[Image above] Screenshot from a Fluctus video describing how to repair damaged submarine cables. Credit: Fluctus, YouTube
As Columbus, Ohio, my current city of residence, continues to experience intermittent power outages following a massive forced blackout in June, the resiliency of our infrastructure to an increasingly volatile climate is a topic that remains ever present in my mind.
But while the fragility of land-based systems such as power grids and roadways is gaining recognition, as evidenced by passage of the Bipartisan Infrastructure Law, there is another immensely important network that receives little attention—the submarine cable system.
Submarine cables are fiber-optic cables that connect countries across the world via cables laid on the ocean floor. As of late 2021, there are about 436 submarine cables connecting all continents except Antarctica, and they carry about 95% of all global transnational communication data. You can see a map of all these cables via the Submarine Cable Map, a free and regularly updated resource offered by telecommunications market research company TeleGeography.
Though a vast network of undersea cables for communication may seem like a recent feat, the first cables (made of copper) were laid more than 150 years ago. The first undersea telegraph cable was laid in 1850 between England and France, while the first permanently successful transatlantic cable was laid in 1866. The 1980s welcomed the first transatlantic fiber-optic cable.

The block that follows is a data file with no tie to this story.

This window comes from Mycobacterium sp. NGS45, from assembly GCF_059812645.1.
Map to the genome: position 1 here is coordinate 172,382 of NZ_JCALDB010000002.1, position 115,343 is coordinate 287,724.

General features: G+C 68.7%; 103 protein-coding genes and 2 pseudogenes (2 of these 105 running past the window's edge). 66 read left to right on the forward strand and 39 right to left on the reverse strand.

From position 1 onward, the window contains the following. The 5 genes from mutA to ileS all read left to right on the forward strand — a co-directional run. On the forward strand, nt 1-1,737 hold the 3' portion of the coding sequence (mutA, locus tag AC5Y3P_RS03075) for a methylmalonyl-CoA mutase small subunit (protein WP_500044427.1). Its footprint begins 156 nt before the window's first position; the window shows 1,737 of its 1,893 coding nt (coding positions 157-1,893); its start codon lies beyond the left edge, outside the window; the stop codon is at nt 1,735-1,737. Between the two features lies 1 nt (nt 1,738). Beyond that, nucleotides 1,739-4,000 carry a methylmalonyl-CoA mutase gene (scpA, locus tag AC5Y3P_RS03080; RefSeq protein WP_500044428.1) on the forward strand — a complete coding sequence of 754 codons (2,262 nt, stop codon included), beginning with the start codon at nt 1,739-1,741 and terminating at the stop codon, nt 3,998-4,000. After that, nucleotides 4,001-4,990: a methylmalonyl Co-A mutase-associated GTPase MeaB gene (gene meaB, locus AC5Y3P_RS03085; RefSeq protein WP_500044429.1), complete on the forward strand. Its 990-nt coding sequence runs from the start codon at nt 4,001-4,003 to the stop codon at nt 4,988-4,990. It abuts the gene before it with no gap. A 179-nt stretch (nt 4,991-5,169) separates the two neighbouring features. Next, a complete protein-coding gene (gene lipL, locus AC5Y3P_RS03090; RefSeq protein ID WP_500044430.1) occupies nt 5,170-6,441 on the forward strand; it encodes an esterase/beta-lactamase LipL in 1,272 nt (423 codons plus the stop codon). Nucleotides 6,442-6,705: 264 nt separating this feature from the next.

While well-populated coastal areas such as in the United States, the United Kingdom, and Japan have many submarine cable landing points, more remote nations are quite literally holding on to their connection by a single thread. Such is the case for the island nation of Tonga, which relies on a single submarine cable connecting it with Fiji, from where it connects to other international networks.
Tonga’s tenuous connection to the global submarine cable network was made clear in January 2022 when the Hunga Tonga-Hunga Ha’apai volcano experienced a record-setting eruption that severed the Tonga cable. It took just over five weeks for the connection to be restored.
While this natural disaster severed a connection to just one nation, there are certain regions of the world where natural disasters often occur and where many submarine cables converge, such as around the Hawaiian Islands. In response, groups such as one at the University of Hawaiʻi are looking to enhance earthquake and tsunami early warning capabilities by integrating sensors into submarine cables.
However, natural disasters are not the greatest threat to submarine cables—humans are. “Despite the cables being clearly marked on maritime charts, about 70% of damage is caused accidentally by gear such as trawl nets, dredges, long lines, and fish aggregation devices,” explains Karen Scott, University of Canterbury professor of international law, in an article on The Conversation.
According to Scott, part of the reason submarine cables are damaged so carelessly is because the international legal regime for protecting and managing submarine cables remains largely unchanged since 1884, when the Convention for the Protection of Submarine Telegraph Cables was adopted.
The result is that current rules dictate that outside of the territorial sea, the only state that can take action against a vessel that breaks a cable is the vessel’s own flag state. Thus, “the state with an interest in the cable—through ownership or because the cable ultimately connects to its shore—is normally not able take action against a vessel damaging the cable,” she writes.
“Given the potentially catastrophic impact on communications, the economy, and defense of losing major cables to accident or nefarious activity … The rules, largely unchanged since 1884, need modernizing,” she argues.